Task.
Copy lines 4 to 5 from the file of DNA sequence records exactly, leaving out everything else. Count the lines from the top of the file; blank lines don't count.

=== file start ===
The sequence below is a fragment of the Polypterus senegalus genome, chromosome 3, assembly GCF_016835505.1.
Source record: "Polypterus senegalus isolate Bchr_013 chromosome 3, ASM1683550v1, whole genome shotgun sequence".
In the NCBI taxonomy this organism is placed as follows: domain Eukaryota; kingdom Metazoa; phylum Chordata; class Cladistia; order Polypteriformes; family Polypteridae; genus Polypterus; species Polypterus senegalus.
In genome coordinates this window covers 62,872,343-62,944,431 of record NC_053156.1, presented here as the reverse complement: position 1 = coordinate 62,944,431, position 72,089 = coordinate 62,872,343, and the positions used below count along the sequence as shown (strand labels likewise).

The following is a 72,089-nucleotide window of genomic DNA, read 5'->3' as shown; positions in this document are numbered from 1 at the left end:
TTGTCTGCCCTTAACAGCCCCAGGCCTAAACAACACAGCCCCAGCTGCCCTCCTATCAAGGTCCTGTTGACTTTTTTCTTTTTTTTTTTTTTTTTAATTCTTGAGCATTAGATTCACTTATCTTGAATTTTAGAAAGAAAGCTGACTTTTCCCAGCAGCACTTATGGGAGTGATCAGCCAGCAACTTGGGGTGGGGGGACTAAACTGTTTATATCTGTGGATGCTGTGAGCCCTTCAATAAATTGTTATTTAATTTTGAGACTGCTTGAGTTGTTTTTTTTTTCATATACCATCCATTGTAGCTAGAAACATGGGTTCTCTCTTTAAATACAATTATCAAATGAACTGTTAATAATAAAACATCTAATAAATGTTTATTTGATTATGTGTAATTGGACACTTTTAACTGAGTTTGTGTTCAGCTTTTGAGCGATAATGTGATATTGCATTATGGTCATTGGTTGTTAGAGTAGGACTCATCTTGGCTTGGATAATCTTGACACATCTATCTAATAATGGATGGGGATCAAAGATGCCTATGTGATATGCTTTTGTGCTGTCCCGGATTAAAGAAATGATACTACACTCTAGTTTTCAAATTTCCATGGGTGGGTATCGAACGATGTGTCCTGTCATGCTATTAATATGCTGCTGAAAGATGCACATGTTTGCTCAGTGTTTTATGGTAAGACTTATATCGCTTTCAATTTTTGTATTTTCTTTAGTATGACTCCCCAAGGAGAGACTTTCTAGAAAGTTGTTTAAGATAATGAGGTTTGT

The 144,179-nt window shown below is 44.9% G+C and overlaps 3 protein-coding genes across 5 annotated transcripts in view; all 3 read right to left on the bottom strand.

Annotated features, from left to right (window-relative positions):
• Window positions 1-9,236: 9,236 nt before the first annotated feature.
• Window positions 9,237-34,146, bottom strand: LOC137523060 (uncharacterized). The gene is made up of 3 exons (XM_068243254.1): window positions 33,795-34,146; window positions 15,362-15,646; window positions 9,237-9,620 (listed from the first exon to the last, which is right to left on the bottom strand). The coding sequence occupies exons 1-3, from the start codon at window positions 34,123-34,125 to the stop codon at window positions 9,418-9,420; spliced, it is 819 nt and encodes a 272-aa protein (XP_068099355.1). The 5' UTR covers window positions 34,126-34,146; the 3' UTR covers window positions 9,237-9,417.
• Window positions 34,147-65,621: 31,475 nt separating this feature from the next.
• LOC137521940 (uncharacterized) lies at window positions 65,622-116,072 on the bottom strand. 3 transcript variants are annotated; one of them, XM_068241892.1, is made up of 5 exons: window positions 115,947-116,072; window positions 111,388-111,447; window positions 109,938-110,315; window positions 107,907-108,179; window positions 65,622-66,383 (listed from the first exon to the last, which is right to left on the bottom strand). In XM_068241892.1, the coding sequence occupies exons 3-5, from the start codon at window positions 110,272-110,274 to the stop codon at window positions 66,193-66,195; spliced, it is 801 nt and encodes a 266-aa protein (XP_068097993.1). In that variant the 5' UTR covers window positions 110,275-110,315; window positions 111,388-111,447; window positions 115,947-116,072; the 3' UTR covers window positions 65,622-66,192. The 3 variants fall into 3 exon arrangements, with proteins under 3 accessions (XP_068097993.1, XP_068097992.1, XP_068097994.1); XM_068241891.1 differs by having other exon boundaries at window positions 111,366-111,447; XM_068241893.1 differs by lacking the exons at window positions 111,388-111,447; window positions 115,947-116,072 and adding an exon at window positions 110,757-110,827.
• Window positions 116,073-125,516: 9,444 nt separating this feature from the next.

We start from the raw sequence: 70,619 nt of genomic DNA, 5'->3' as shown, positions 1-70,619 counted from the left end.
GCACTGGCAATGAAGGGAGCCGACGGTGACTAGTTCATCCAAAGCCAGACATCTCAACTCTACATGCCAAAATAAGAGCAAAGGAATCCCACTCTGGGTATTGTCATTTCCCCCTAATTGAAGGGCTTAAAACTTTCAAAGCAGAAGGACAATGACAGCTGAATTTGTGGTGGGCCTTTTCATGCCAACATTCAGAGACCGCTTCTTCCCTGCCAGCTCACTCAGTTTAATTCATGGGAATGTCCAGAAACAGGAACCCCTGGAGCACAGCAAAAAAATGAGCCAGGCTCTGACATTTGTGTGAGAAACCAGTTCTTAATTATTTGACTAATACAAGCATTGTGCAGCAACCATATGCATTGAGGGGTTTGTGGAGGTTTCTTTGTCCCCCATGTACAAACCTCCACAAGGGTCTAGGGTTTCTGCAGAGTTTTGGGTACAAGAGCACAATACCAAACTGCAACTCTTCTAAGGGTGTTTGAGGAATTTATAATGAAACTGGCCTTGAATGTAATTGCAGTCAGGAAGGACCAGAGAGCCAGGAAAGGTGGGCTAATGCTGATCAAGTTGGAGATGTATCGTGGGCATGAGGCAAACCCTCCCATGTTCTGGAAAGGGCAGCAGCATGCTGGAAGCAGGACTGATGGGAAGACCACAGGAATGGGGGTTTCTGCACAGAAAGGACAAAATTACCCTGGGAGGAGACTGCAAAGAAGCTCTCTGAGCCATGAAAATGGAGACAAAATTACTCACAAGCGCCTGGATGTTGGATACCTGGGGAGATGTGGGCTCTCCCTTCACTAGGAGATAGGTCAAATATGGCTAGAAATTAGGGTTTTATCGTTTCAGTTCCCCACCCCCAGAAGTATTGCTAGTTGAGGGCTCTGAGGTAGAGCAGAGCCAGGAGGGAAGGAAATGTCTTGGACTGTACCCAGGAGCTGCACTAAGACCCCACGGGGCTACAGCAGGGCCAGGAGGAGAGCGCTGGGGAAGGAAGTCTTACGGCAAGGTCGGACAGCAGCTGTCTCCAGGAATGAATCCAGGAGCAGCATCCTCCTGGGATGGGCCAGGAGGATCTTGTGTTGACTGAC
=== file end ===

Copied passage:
In genome coordinates this window covers 62,872,343-62,944,431 of record NC_053156.1, presented here as the reverse complement: position 1 = coordinate 62,944,431, position 72,089 = coordinate 62,872,343, and the positions used below count along the sequence as shown (strand labels likewise).

The following is a 72,089-nucleotide window of genomic DNA, read 5'->3' as shown; positions in this document are numbered from 1 at the left end: